This week, Birmingham Univiersitys ACS ( Afro-Caribbean Society) came under fire for allowing a non Afro-Caribbean student to run for a position on the ACS committee. Our journalists Muhammed Oleolo and Munya Raradza give their views on the scandal.
No Door Should Ever Be Closed at University – In Defence of Dita
by Muhammed Oleolo
— wizard kelly (@martinologunja) March 11, 2018
So this girl, Dita, has apparently done the unthinkable. She’s encroached on a space meant for black people exclusively. She, in merely announcing her running for the role of Secretary of the University of Birmingham’s African-Caribbean Society, has chosen to occupy a space that was not her’s to take.
I don’t buy that point of view for a second. In fact, the people attacking her right to run are playing a very dangerous game. I’ve worked on successive ACS committees and I can say that in my experience, I have seen few stand for a position with a motivation as altruistic as this:
That’s not to say I am personally excited by her platform. Is there something extremely cringed about the phrase, “intergration & unity”? Absolutely! Does “cultural awareness” actually mean anything? We shall see.
My point is that the very nature of university is that it opens doors to the wider world. Who are we to close any of those doors on people, especially without hearing them out. One could say, she has a right to run, but she’s unfairly taking one of the very few positions of leadership that black people occupy on campus.
There are two reasons why I disagree. First of all, finding a place on a university society is often a democratically acquired office. The only requirement is to be a member and to do one’s job diligently. There’s nothing about being white that precludes one from executing a secretarial role for the ACS effectively. Secondly, ACS is not a monolithic cultural society in essence but operates that way de facto. Would we have the same outrage for White Africans? Arab Africans? Perhaps people that don’t look stereotypically Bantu or West African like Habeshis and Somalis? Almost certainly, most ACS’ are cultural only in that they serve as a link-up spot on campus for the Nigerian and Ghanaian diaspora. Most ACS committees need to depart from the London-based, West-African Christian Identity that they embody in order to embrace the pan-cultural ethic they are meant to embody.
A voice speaking in a different tune to everyone else is never a bad thing. Let Dita stand and we’ll see if her vision can bring diversity to the mono cultural ACS landscape!
Sorry Dita There’s a Waiting List
Munya J. Raradza
In recent days, the debacle over a white student running for a secretary role in Birmingham’s ACS sparked a lot of reaction on twitter. It caused many black students to reflect and think about the significance of Afro-Caribbean societies within UK universities. As an alumna of the university, the events that unfolded were frankly embarrassing. It was a shame to see my ACS mistake people’s criticisms, for hate speech or bullying. On one hand, I agree with the society’s stance to allow for any paid member to run for a committee position. However, there is a bigger question at hand. Why would such an individual feel responsible for spreading ‘cultural awareness’ for an ethnic group of which she is not part of? Supposedly, all in the name of ‘integration’ and ‘unity’.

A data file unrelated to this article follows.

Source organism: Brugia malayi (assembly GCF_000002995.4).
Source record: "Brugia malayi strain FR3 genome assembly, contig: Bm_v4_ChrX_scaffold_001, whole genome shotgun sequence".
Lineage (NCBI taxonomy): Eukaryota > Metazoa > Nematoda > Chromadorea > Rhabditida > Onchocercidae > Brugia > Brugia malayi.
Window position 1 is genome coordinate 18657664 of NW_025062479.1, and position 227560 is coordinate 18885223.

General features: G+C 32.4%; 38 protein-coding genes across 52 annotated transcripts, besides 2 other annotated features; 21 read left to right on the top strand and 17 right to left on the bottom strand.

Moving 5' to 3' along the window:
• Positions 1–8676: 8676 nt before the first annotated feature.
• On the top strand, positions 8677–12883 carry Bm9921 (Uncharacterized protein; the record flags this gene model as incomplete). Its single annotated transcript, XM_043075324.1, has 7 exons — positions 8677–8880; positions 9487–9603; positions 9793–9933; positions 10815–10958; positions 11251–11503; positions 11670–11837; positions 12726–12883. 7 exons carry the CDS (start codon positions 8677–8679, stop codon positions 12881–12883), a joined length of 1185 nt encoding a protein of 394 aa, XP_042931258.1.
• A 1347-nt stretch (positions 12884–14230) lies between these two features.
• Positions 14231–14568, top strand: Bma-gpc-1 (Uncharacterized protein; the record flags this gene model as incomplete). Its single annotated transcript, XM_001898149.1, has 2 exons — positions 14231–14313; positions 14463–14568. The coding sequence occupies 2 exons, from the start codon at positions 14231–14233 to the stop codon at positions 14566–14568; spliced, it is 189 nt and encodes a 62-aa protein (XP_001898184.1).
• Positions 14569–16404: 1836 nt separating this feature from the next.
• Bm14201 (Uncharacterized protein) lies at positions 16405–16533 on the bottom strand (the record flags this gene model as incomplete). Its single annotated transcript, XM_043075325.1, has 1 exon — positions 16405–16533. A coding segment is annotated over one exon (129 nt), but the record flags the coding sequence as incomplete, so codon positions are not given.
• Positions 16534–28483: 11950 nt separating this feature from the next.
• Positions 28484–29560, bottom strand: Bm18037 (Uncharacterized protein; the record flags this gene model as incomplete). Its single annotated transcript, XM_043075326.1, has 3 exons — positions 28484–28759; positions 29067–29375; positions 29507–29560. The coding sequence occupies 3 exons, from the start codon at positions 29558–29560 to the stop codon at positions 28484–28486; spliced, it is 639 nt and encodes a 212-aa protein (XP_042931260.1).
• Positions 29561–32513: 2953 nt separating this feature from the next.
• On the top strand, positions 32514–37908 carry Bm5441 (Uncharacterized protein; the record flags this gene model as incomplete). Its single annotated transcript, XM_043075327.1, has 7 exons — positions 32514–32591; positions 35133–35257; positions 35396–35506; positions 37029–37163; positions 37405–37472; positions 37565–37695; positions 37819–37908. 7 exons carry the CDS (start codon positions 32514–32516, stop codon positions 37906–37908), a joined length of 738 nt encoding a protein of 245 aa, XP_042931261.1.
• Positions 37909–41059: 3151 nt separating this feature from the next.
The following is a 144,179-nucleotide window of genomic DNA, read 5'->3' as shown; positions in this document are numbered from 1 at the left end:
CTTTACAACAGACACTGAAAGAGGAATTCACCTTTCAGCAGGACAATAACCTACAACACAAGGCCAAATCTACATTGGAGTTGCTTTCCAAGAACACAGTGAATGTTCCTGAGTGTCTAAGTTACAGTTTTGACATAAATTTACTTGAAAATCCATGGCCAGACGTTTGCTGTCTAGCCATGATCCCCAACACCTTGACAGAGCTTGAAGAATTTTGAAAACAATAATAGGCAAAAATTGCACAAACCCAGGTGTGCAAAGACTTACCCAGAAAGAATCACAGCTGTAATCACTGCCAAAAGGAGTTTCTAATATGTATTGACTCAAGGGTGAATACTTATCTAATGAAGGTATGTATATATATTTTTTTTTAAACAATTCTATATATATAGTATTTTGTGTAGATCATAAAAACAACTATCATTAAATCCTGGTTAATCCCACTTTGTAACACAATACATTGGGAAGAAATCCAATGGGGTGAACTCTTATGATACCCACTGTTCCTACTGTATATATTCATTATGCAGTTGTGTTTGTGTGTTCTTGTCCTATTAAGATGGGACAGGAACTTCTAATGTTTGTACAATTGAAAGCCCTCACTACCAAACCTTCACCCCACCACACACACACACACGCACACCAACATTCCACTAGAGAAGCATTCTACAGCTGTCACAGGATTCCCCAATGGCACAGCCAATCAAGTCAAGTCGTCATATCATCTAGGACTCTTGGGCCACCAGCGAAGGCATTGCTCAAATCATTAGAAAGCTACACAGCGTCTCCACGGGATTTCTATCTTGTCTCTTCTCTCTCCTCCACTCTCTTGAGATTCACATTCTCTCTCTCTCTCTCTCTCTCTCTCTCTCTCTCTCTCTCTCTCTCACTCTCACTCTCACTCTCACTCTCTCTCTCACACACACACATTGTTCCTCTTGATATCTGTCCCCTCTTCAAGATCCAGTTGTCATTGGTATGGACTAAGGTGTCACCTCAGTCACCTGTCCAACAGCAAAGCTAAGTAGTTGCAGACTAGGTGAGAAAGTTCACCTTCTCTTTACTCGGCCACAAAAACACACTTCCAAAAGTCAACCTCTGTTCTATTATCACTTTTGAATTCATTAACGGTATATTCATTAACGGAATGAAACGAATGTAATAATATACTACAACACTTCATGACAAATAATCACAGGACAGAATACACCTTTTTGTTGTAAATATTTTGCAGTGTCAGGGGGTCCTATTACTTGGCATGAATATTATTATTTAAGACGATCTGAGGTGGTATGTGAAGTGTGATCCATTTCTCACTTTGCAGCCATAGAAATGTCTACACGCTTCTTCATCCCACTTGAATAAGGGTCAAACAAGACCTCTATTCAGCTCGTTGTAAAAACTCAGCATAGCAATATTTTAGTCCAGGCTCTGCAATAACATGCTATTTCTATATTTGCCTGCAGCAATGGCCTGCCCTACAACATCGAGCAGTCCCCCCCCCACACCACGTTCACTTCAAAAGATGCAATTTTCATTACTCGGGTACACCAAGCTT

In regards to the recent launch of a non-African/Caribbean UOB student’s campaign for a position on the ACS committee, can we first as a committee, assure everyone that we do not endorse any of the hate or bullying that she is receiving.
— Birmingham ACS (@BirminghamACS) March 11, 2018
Yes, this particular student may have all the administrative skills needed to fulfil the duties of this role. However, is she ideally suited for it? No. Although, many Afro-Caribbean students primarily join their university’s ACS to make friends and party, the society also has social/political duties as well. Whilst I was at the university, the ACS organised a plethora of career events. Highlighting to me a demand for black talent within a variety of industry sectors. They proved to be extremely helpful. In the organisation of such events, what insight can a white student offer? What about when black students become victims of racism and prejudice. As what was suffered by a black student at Nottingham Trent University. What practical advice can she offer to help the committee address these issues? As ACS secretary, part of her role will be to inform students of such opportunities, as well as make them aware of such instances.
I am sure she means well. But it is clear that her cultural experience is incompatible with furthering the cause of Birmingham’s ACS. It is not invalid, but it is definitely incompatible. ACS’s were created in the spirit of ‘integration’ and ‘unity’ primarily amongst black students within UK universities. Of which, there is still a plentiful amount of work that needs to be done. Frankly, we still need to get more Carribean and Afro-Latino students involved in such societies. As well as improve black Muslim representation and also integrate black LGBT students. So sorry ‘Dita’, I’m afraid there’s a waiting list.
UPDATE: Since these articles were written, Dita has tweeted the following:
— королева 👸🏻 (@_ditaxo) March 12, 2018
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